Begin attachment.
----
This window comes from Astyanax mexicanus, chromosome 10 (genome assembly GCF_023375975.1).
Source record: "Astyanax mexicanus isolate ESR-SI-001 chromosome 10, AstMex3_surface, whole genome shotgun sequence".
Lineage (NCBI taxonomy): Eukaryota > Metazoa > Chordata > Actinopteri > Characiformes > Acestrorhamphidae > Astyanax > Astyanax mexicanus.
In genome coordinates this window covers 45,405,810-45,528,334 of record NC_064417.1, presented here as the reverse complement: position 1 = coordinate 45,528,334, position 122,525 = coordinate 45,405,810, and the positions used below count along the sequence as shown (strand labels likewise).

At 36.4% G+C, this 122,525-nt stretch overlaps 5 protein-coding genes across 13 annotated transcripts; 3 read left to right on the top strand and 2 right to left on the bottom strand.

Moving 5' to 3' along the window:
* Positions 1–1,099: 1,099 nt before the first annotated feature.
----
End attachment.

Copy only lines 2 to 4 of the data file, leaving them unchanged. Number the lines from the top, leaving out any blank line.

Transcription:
Source record: "Astyanax mexicanus isolate ESR-SI-001 chromosome 10, AstMex3_surface, whole genome shotgun sequence".
Lineage (NCBI taxonomy): Eukaryota > Metazoa > Chordata > Actinopteri > Characiformes > Acestrorhamphidae > Astyanax > Astyanax mexicanus.
In genome coordinates this window covers 45,405,810-45,528,334 of record NC_064417.1, presented here as the reverse complement: position 1 = coordinate 45,528,334, position 122,525 = coordinate 45,405,810, and the positions used below count along the sequence as shown (strand labels likewise).